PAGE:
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The Revival of J.G. Thomson & Co
In this review I’ll be checking out an interesting and affordable bottling from J.G. Thomson & Co, a new subsidiary of The Artisanal Spirits Company.
The story begins in 1709, when Andrew Thomson took over his Father-in-law’s business in the Grassmarket, Edinburgh. The company enjoyed great success importing wines from the continent and distributing them all over Scotland. On the 29th of July 1782, the firm bought The Vaults in Leith. From there they supplied wines, brandies and home-produced whiskies to eager customers. Over the years they also became a prominent exporter of Scotch whisky to the USA and beyond.
In 1785, the business was inherited by James Gibson Thomson and renamed after his initials. By the late 19th-century, J.G. Thomson & Co had shifted focus to concentrate on wholesale. It was a move that would lead the company into difficulty in the new millennium. Following the Second World War, many privately run hotels joined together to make chains. Others were taken over by breweries. As a result, Thomson’s lost much of market.
In 1960, the company was itself taken over by Charrington United Breweries. Three years later, Charrington acquired Tennent’s of Glasgow and J.G. Thomson became a subsidiary of Tennent Caledonian Breweries Ltd. By the late 1960s, trade had all but halted and the name fell out of favour but Tennent’s would revive it in 1983 as a wine and spirits wholesaler that operated from new purpose-built premises on London Road in Glasgow. The company operated until the early 2000s before once more fading into obscurity.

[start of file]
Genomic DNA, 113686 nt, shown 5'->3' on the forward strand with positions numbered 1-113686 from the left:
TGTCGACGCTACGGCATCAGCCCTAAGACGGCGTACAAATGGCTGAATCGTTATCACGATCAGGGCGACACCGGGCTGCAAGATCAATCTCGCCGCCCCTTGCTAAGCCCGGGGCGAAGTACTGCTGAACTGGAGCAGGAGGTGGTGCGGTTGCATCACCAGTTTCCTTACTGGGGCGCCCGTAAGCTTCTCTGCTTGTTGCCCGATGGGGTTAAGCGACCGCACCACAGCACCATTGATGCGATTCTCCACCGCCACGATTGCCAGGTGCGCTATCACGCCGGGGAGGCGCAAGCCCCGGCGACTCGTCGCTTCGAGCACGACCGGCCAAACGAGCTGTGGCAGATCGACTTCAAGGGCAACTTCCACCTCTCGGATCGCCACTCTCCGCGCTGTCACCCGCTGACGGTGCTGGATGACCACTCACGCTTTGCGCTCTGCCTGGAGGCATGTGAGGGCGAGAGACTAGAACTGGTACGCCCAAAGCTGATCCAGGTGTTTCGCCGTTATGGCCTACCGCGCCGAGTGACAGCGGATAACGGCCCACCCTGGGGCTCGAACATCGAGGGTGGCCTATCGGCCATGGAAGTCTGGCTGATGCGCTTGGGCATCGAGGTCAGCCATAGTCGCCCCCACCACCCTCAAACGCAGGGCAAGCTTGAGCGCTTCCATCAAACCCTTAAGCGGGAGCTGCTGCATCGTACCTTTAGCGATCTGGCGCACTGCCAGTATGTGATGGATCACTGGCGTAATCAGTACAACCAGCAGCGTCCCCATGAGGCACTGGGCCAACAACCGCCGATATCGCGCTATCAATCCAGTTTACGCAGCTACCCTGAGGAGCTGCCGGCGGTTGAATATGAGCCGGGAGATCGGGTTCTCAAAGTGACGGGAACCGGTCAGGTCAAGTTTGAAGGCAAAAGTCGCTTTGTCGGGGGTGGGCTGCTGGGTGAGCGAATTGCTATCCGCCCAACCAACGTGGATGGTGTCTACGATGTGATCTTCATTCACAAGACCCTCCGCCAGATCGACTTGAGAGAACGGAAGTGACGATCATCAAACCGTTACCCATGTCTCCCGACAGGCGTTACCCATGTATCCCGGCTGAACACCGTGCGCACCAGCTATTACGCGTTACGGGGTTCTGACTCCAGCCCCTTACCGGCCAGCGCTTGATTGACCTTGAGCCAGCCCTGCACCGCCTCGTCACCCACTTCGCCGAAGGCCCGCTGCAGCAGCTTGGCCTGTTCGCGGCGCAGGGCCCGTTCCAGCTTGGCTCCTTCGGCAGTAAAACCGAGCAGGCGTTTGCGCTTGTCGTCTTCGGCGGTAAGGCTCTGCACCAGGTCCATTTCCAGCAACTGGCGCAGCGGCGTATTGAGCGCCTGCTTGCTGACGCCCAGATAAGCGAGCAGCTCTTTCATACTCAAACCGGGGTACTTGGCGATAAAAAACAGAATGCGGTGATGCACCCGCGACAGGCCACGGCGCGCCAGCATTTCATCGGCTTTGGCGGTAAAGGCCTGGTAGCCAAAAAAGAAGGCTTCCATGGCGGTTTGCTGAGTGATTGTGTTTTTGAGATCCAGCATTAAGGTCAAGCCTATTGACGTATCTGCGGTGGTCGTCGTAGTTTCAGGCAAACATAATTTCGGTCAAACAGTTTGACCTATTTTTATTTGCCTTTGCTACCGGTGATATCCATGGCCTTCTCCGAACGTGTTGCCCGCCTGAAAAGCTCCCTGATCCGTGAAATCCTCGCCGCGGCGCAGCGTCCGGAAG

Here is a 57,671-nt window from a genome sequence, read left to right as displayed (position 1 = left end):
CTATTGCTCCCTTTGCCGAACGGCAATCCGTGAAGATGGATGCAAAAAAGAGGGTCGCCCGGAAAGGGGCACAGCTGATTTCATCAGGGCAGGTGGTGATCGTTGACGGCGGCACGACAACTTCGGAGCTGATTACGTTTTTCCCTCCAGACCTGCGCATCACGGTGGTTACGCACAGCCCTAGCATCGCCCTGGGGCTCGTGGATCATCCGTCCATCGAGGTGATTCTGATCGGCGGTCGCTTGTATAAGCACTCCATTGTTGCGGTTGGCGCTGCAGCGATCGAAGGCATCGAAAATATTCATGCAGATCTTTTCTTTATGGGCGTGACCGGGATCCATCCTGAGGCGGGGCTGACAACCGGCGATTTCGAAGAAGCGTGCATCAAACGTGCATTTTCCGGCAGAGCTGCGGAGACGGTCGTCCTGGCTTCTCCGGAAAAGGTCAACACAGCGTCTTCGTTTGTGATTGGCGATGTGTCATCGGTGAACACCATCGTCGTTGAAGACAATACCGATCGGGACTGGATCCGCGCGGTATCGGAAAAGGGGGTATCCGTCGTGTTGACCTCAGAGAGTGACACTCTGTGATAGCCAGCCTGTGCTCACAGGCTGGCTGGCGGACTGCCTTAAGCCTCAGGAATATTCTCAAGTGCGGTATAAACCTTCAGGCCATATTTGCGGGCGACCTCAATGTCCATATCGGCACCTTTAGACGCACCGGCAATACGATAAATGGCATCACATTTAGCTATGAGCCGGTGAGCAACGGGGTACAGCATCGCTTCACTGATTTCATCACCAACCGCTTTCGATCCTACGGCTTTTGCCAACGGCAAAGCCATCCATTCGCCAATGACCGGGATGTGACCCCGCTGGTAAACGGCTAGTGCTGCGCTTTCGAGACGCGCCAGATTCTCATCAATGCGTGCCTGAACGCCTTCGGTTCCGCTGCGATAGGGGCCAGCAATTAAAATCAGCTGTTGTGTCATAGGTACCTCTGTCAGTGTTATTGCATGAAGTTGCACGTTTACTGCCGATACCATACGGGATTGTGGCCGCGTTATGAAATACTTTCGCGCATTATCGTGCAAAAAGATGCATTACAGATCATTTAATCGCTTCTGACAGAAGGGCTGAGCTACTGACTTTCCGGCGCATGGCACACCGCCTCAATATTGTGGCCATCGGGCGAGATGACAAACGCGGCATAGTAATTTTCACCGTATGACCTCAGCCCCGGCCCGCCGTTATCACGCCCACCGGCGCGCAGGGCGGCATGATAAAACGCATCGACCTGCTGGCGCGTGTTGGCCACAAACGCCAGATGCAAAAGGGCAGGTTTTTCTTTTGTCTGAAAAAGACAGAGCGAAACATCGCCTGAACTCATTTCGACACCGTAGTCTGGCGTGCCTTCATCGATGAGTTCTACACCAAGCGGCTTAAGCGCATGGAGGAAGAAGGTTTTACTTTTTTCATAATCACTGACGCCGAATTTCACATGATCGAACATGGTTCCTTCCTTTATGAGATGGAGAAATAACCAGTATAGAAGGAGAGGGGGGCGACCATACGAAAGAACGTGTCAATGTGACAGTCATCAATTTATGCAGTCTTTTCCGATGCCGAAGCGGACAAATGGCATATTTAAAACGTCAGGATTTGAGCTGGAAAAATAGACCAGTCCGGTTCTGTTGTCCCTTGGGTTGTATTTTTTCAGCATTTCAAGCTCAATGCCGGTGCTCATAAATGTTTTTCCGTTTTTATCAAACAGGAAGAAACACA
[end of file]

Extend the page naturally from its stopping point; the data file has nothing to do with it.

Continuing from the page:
The Vaults, once home to J.G. Thomson were acquired by a consortium, led by Pip Hills in 1983. The building would go on to become the home of the Scotch Malt Whisky Society, which is itself now owned by The Artisanal Spirits Company. In 2021, the owners’ delved into the building’s history for some inspiration in creating a new range of spirits. Thus the J.G. Thomson name was uncovered and brought back to life. Released thus far have been a trio of blended malt Scotch whiskies, categorised by flavour as Rich, Smoky and Sweet. There are also Small Batch Citrus Gin and Small Batch Bold Rum releases.
I first encountered a J.G. Thomson bottling at a tasting organised by the Ayrshire Whisky Group when David and Keiran included the Smoky bottling in their January peated whisky tasting. I was quite impressed on the night so when I saw the range sitting on the shelf at my local whisky shop, I decided it was worth taking a gamble on the “Rich” version. It’s bottled at 46% and cost around £40.
Smell: Quite a clean sherry character. Walnut. Polished oak furniture. Raisins. Leather. Tobacco. Ginger, cinnamon sticks and cumin seeds. Toffee. Fruit cake. Orange liqueur. Wee touch of red berries in there as well.
Taste: Big sherry arrival. Toffee sauce. Caramel. Raisins, sultanas and figs. Oak. More of that berry note – raspberry, cranberries even. Walnut. Orange zest and more dried fruits on the finish.
Thoughts: A good example of a modern sherry-matured whisky. It’s not the weightiest whisky that’ll ever coat your palate but it’s fully flavoured. Perhaps you could argue that it’s a little one dimensional as there’s not a lot of spirit character to be found under all that sherry but then, it isn’t trying to be overly complex. It’s trying to provide an example of a rich, sherry matured Scotch whisky and it does that rather well.
Value for money: Lots of satisfying sherry character at an accessible price.
Buy the J.G. Thomson & Co Rich Blended Malt at Master of Malt click here
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For more on J.G. Thomson visit here